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Families tackle paying for school meals once again

Families now have to pay for school meals for the first time in roughly two years, after the Department of Agriculture's pandemic era program expired.

School meals have been free for students for the past two years, but that is no longer the case as school resumes.
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FARGO — With the end of the USDA's meal program, which provided meals to all students around the country, families are once again responsible for paying for their child's school meals.

"All of our students are affected by this 100%. This wasn't something that they've had to deal with or even think about for the last two, three years," said Ashley Schneider, director of Food & Nutrition Services for Moorhead Area Public Schools. "And now, all of a sudden, it is a burden on all of our families. No matter whether they can afford it or not."

For the 7,427 students in the Moorhead Area Public Schools, school lunches costs roughly $412 per year per student. With that added cost, and adding in breakfast for some, it could break the bank.

"Having to go back and try and budget it, it's very hard for families, it's very hard as a district too, to not be able to offer that. We definitely have kiddos that will struggle with food insecurities, and that breaks our hearts," Schneider said.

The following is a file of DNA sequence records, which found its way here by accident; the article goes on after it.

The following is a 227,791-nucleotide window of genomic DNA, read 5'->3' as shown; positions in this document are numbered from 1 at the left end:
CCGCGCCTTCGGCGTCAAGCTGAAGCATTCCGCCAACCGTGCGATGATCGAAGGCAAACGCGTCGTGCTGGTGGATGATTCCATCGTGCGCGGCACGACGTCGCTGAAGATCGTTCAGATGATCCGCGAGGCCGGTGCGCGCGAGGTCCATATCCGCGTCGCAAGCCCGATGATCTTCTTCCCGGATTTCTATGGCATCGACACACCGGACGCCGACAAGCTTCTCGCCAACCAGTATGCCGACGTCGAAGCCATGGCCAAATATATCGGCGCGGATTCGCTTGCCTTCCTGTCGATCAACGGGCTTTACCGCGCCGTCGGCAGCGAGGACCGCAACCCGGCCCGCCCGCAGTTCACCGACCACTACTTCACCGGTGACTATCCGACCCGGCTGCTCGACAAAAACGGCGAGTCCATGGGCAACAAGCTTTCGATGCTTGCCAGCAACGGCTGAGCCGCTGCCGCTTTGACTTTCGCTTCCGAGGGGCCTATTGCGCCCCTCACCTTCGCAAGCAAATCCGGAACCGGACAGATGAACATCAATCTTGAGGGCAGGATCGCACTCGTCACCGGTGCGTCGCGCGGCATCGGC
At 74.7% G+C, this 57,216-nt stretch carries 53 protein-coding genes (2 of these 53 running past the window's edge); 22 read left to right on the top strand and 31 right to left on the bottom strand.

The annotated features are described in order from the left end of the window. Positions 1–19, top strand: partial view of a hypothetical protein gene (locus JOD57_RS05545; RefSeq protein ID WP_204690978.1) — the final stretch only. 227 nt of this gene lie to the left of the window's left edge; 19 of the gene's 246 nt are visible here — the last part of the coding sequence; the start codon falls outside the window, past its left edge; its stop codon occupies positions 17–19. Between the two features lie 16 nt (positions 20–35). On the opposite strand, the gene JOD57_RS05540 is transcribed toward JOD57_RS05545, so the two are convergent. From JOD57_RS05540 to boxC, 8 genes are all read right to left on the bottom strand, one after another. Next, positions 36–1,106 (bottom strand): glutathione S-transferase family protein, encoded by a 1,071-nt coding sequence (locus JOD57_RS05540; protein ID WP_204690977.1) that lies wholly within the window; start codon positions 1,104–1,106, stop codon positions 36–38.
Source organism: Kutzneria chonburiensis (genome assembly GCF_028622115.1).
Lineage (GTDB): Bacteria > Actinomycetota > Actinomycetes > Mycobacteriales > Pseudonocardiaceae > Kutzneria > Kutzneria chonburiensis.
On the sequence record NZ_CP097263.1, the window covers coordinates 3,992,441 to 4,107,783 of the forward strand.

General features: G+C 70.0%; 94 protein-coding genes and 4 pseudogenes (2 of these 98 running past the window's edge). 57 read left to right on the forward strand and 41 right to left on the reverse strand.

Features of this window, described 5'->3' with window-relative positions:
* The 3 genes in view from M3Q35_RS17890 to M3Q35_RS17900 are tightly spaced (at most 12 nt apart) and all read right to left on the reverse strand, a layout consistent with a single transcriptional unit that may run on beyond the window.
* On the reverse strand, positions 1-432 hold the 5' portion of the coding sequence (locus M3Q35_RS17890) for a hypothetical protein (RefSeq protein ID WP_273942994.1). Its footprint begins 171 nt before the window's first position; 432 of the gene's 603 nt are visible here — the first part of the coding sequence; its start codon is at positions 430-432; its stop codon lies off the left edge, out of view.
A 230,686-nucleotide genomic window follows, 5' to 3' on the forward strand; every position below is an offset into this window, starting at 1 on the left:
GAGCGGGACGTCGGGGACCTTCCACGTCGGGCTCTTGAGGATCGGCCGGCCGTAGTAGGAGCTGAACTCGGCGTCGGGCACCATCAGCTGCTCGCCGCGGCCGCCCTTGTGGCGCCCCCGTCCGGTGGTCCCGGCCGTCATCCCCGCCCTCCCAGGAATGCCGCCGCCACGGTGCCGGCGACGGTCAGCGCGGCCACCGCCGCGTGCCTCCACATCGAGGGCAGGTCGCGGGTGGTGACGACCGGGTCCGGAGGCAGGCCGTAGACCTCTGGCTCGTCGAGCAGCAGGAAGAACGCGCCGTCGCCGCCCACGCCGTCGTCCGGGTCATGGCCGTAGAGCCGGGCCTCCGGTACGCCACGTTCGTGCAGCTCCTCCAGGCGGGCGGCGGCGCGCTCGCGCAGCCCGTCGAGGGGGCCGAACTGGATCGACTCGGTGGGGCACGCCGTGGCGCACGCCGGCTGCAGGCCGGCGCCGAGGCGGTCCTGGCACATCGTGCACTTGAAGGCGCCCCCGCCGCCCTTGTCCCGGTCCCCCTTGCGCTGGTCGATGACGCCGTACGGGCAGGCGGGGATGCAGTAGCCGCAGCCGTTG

While the National School Lunch Program still exists, it has strict income requirements. In Minnesota and North Dakota, the maximum household income for a family of four to receive reduced meals is $51,338.


To receive free meals, it's much less, at $36,075.

To submit an application, or look at the various requirements for the National School Lunch Program, visit: https://www.fns.usda.gov/cn/fr-021622

Families in Minnesota can apply for Educational Benefits, including free meals, and other technology and testing resources, by reaching out to their school district.

Ben Morris joined WDAY in June of 2021 as a news reporter. He grew up in southern New Hampshire, before he moved to Fargo. He majored in media communications and minored in marketing at the University of Toledo in Ohio.
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